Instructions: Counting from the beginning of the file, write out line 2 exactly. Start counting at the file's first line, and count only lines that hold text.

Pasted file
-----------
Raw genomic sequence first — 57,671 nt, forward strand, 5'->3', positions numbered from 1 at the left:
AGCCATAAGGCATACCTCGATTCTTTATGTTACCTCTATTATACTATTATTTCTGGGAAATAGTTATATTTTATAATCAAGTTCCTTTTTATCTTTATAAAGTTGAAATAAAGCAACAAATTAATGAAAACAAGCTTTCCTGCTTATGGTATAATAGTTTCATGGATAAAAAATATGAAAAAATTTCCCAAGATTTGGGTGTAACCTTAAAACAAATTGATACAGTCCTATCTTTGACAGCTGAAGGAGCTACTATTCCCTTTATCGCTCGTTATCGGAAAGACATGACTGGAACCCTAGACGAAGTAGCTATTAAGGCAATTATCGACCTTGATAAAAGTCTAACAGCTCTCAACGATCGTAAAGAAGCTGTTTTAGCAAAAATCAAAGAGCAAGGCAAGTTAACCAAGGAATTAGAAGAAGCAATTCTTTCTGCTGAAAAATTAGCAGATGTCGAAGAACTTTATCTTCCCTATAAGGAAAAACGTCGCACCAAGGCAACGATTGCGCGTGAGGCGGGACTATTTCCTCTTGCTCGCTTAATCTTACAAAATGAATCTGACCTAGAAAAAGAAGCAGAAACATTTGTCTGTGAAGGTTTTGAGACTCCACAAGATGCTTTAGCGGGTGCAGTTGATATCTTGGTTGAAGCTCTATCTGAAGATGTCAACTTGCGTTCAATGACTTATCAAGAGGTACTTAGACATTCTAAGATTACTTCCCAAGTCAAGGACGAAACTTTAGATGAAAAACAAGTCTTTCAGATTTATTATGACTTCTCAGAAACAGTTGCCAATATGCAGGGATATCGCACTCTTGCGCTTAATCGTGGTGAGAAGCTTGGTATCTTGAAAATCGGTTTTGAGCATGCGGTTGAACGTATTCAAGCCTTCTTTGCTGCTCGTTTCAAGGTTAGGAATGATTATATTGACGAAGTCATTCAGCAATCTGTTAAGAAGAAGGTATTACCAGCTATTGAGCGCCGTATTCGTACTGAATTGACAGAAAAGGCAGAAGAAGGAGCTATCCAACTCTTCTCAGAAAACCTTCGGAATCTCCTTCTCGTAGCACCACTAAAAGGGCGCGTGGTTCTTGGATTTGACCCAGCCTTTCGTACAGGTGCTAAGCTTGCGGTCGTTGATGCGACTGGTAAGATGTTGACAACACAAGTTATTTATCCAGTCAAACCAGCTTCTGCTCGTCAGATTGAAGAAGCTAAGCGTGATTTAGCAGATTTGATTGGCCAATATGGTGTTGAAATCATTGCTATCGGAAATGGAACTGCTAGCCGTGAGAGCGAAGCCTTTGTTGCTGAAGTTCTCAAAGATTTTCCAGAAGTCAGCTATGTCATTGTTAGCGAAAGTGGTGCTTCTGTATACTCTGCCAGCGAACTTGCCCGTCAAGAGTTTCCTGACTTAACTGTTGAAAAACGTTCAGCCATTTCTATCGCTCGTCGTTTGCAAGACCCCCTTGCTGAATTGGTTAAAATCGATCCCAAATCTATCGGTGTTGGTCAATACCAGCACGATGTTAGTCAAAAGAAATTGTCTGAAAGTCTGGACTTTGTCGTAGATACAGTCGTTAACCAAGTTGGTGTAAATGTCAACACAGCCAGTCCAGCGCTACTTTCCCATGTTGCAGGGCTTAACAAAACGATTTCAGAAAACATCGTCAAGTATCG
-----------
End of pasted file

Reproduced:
AGCCATAAGGCATACCTCGATTCTTTATGTTACCTCTATTATACTATTATTTCTGGGAAATAGTTATATTTTATAATCAAGTTCCTTTTTATCTTTATAAAGTTGAAATAAAGCAACAAATTAATGAAAACAAGCTTTCCTGCTTATGGTATAATAGTTTCATGGATAAAAAATATGAAAAAATTTCCCAAGATTTGGGTGTAACCTTAAAACAAATTGATACAGTCCTATCTTTGACAGCTGAAGGAGCTACTATTCCCTTTATCGCTCGTTATCGGAAAGACATGACTGGAACCCTAGACGAAGTAGCTATTAAGGCAATTATCGACCTTGATAAAAGTCTAACAGCTCTCAACGATCGTAAAGAAGCTGTTTTAGCAAAAATCAAAGAGCAAGGCAAGTTAACCAAGGAATTAGAAGAAGCAATTCTTTCTGCTGAAAAATTAGCAGATGTCGAAGAACTTTATCTTCCCTATAAGGAAAAACGTCGCACCAAGGCAACGATTGCGCGTGAGGCGGGACTATTTCCTCTTGCTCGCTTAATCTTACAAAATGAATCTGACCTAGAAAAAGAAGCAGAAACATTTGTCTGTGAAGGTTTTGAGACTCCACAAGATGCTTTAGCGGGTGCAGTTGATATCTTGGTTGAAGCTCTATCTGAAGATGTCAACTTGCGTTCAATGACTTATCAAGAGGTACTTAGACATTCTAAGATTACTTCCCAAGTCAAGGACGAAACTTTAGATGAAAAACAAGTCTTTCAGATTTATTATGACTTCTCAGAAACAGTTGCCAATATGCAGGGATATCGCACTCTTGCGCTTAATCGTGGTGAGAAGCTTGGTATCTTGAAAATCGGTTTTGAGCATGCGGTTGAACGTATTCAAGCCTTCTTTGCTGCTCGTTTCAAGGTTAGGAATGATTATATTGACGAAGTCATTCAGCAATCTGTTAAGAAGAAGGTATTACCAGCTATTGAGCGCCGTATTCGTACTGAATTGACAGAAAAGGCAGAAGAAGGAGCTATCCAACTCTTCTCAGAAAACCTTCGGAATCTCCTTCTCGTAGCACCACTAAAAGGGCGCGTGGTTCTTGGATTTGACCCAGCCTTTCGTACAGGTGCTAAGCTTGCGGTCGTTGATGCGACTGGTAAGATGTTGACAACACAAGTTATTTATCCAGTCAAACCAGCTTCTGCTCGTCAGATTGAAGAAGCTAAGCGTGATTTAGCAGATTTGATTGGCCAATATGGTGTTGAAATCATTGCTATCGGAAATGGAACTGCTAGCCGTGAGAGCGAAGCCTTTGTTGCTGAAGTTCTCAAAGATTTTCCAGAAGTCAGCTATGTCATTGTTAGCGAAAGTGGTGCTTCTGTATACTCTGCCAGCGAACTTGCCCGTCAAGAGTTTCCTGACTTAACTGTTGAAAAACGTTCAGCCATTTCTATCGCTCGTCGTTTGCAAGACCCCCTTGCTGAATTGGTTAAAATCGATCCCAAATCTATCGGTGTTGGTCAATACCAGCACGATGTTAGTCAAAAGAAATTGTCTGAAAGTCTGGACTTTGTCGTAGATACAGTCGTTAACCAAGTTGGTGTAAATGTCAACACAGCCAGTCCAGCGCTACTTTCCCATGTTGCAGGGCTTAACAAAACGATTTCAGAAAACATCGTCAAGTATCG